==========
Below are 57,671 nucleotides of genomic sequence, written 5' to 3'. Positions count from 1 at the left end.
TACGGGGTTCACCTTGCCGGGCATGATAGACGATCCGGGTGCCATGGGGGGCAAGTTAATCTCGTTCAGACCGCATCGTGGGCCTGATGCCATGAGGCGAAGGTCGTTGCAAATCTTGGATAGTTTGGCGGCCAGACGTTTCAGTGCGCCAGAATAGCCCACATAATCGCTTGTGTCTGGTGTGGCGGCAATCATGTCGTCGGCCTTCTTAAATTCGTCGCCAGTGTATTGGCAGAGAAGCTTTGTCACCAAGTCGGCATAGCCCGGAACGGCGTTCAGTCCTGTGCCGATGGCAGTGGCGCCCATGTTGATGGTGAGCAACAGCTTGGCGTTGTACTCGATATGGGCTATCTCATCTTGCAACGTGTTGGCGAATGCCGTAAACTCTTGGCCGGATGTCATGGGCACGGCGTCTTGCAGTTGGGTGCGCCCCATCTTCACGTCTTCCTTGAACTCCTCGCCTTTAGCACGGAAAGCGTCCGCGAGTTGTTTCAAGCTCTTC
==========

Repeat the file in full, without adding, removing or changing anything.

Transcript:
Below are 57,671 nucleotides of genomic sequence, written 5' to 3'. Positions count from 1 at the left end.
TACGGGGTTCACCTTGCCGGGCATGATAGACGATCCGGGTGCCATGGGGGGCAAGTTAATCTCGTTCAGACCGCATCGTGGGCCTGATGCCATGAGGCGAAGGTCGTTGCAAATCTTGGATAGTTTGGCGGCCAGACGTTTCAGTGCGCCAGAATAGCCCACATAATCGCTTGTGTCTGGTGTGGCGGCAATCATGTCGTCGGCCTTCTTAAATTCGTCGCCAGTGTATTGGCAGAGAAGCTTTGTCACCAAGTCGGCATAGCCCGGAACGGCGTTCAGTCCTGTGCCGATGGCAGTGGCGCCCATGTTGATGGTGAGCAACAGCTTGGCGTTGTACTCGATATGGGCTATCTCATCTTGCAACGTGTTGGCGAATGCCGTAAACTCTTGGCCGGATGTCATGGGCACGGCGTCTTGCAGTTGGGTGCGCCCCATCTTCACGTCTTCCTTGAACTCCTCGCCTTTAGCACGGAAAGCGTCCGCGAGTTGTTTCAAGCTCTTC